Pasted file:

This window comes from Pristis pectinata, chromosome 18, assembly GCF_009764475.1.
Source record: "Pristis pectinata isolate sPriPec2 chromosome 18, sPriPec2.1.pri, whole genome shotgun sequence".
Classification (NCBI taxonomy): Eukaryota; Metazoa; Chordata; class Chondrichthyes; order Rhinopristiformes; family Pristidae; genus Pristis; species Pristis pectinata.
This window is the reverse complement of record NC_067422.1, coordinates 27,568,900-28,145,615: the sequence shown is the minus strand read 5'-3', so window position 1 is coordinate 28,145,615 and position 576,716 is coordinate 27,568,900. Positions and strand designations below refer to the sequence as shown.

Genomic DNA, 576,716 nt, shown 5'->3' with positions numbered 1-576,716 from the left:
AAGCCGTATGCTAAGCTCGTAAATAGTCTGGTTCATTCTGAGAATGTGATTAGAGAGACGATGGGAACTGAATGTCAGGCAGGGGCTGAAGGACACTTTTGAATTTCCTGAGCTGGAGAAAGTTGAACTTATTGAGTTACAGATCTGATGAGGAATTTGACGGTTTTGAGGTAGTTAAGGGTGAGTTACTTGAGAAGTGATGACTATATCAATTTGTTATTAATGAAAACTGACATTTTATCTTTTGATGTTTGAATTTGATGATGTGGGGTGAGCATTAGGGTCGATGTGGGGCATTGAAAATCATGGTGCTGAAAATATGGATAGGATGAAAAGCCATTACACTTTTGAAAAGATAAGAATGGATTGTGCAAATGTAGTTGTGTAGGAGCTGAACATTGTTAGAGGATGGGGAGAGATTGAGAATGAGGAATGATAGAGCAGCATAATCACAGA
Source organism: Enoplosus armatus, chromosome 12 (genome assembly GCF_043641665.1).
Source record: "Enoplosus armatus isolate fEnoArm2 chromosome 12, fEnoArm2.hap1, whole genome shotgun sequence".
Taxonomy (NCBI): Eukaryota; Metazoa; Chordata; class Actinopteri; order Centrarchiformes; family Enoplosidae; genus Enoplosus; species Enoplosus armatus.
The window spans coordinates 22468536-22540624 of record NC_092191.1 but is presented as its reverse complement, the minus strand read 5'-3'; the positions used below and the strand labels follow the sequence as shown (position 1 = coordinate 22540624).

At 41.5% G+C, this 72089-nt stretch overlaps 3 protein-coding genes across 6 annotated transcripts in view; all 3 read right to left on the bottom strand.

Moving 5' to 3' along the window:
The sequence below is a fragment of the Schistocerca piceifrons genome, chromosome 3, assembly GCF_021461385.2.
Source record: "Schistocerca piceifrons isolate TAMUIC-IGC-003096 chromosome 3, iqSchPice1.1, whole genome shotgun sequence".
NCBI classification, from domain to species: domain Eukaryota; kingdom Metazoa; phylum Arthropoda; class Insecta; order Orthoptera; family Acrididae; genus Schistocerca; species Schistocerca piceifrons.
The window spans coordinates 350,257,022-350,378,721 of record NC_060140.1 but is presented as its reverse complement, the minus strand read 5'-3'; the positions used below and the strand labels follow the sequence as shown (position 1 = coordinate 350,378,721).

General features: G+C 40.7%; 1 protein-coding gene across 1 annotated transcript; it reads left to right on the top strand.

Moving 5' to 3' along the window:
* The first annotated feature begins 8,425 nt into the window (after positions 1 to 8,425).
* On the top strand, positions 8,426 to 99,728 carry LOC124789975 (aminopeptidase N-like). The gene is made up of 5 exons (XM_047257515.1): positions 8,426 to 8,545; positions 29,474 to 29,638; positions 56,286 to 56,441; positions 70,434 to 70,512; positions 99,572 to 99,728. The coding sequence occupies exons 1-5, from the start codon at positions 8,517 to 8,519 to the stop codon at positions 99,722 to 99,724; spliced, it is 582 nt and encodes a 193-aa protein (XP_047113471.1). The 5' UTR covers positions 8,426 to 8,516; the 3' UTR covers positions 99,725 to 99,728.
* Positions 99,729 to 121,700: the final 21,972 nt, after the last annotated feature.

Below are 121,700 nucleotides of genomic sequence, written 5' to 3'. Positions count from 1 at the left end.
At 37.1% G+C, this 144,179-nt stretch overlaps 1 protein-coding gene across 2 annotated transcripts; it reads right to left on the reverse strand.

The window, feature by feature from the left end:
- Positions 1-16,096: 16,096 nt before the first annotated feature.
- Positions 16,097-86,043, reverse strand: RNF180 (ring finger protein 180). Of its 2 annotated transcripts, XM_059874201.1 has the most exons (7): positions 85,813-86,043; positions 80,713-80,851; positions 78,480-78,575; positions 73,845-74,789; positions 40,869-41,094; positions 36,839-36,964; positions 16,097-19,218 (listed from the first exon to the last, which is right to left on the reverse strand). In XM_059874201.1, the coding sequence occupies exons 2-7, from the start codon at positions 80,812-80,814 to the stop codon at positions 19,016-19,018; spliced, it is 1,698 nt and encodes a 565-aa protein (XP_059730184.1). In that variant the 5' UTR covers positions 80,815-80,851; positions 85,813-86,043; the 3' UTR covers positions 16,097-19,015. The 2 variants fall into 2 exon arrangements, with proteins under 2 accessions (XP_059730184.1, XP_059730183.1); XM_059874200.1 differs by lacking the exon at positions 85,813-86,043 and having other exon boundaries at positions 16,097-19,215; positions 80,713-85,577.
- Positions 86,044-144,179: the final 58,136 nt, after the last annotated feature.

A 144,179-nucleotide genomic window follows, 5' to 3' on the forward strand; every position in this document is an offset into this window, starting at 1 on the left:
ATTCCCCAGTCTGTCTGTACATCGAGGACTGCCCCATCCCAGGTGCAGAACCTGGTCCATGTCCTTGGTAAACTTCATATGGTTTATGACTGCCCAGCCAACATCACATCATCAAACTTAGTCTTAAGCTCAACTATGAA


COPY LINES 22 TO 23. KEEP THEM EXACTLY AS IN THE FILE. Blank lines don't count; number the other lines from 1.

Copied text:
Below are 121,700 nucleotides of genomic sequence, written 5' to 3'. Positions count from 1 at the left end.
At 37.1% G+C, this 144,179-nt stretch overlaps 1 protein-coding gene across 2 annotated transcripts; it reads right to left on the reverse strand.